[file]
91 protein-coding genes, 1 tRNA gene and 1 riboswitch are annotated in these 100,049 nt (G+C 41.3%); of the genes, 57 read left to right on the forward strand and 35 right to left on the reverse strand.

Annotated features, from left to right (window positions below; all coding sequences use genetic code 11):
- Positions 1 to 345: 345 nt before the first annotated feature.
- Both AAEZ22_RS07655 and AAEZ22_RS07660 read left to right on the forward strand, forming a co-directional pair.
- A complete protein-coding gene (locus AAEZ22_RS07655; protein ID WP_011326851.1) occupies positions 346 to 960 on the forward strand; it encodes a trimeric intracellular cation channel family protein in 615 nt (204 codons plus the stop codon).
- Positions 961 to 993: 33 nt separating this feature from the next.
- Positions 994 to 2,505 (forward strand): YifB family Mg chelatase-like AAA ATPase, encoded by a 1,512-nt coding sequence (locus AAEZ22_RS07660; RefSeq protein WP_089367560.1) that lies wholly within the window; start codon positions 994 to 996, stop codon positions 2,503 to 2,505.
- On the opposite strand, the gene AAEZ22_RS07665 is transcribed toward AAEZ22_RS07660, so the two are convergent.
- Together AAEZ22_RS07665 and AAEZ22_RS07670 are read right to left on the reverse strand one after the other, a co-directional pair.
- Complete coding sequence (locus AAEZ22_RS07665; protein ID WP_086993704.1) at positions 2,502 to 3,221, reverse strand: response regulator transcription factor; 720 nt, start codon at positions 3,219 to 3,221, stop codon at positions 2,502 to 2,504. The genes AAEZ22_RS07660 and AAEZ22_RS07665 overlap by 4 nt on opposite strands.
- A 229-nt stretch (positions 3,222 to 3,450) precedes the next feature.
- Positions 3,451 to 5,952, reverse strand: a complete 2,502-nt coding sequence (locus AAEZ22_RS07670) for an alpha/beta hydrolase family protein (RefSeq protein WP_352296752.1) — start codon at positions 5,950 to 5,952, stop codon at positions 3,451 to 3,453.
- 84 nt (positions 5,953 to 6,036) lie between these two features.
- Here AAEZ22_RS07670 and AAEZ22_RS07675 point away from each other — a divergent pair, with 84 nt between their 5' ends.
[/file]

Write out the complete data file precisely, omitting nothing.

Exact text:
91 protein-coding genes, 1 tRNA gene and 1 riboswitch are annotated in these 100,049 nt (G+C 41.3%); of the genes, 57 read left to right on the forward strand and 35 right to left on the reverse strand.

Annotated features, from left to right (window positions below; all coding sequences use genetic code 11):
- Positions 1 to 345: 345 nt before the first annotated feature.
- Both AAEZ22_RS07655 and AAEZ22_RS07660 read left to right on the forward strand, forming a co-directional pair.
- A complete protein-coding gene (locus AAEZ22_RS07655; protein ID WP_011326851.1) occupies positions 346 to 960 on the forward strand; it encodes a trimeric intracellular cation channel family protein in 615 nt (204 codons plus the stop codon).
- Positions 961 to 993: 33 nt separating this feature from the next.
- Positions 994 to 2,505 (forward strand): YifB family Mg chelatase-like AAA ATPase, encoded by a 1,512-nt coding sequence (locus AAEZ22_RS07660; RefSeq protein WP_089367560.1) that lies wholly within the window; start codon positions 994 to 996, stop codon positions 2,503 to 2,505.
- On the opposite strand, the gene AAEZ22_RS07665 is transcribed toward AAEZ22_RS07660, so the two are convergent.
- Together AAEZ22_RS07665 and AAEZ22_RS07670 are read right to left on the reverse strand one after the other, a co-directional pair.
- Complete coding sequence (locus AAEZ22_RS07665; protein ID WP_086993704.1) at positions 2,502 to 3,221, reverse strand: response regulator transcription factor; 720 nt, start codon at positions 3,219 to 3,221, stop codon at positions 2,502 to 2,504. The genes AAEZ22_RS07660 and AAEZ22_RS07665 overlap by 4 nt on opposite strands.
- A 229-nt stretch (positions 3,222 to 3,450) precedes the next feature.
- Positions 3,451 to 5,952, reverse strand: a complete 2,502-nt coding sequence (locus AAEZ22_RS07670) for an alpha/beta hydrolase family protein (RefSeq protein WP_352296752.1) — start codon at positions 5,950 to 5,952, stop codon at positions 3,451 to 3,453.
- 84 nt (positions 5,953 to 6,036) lie between these two features.
- Here AAEZ22_RS07670 and AAEZ22_RS07675 point away from each other — a divergent pair, with 84 nt between their 5' ends.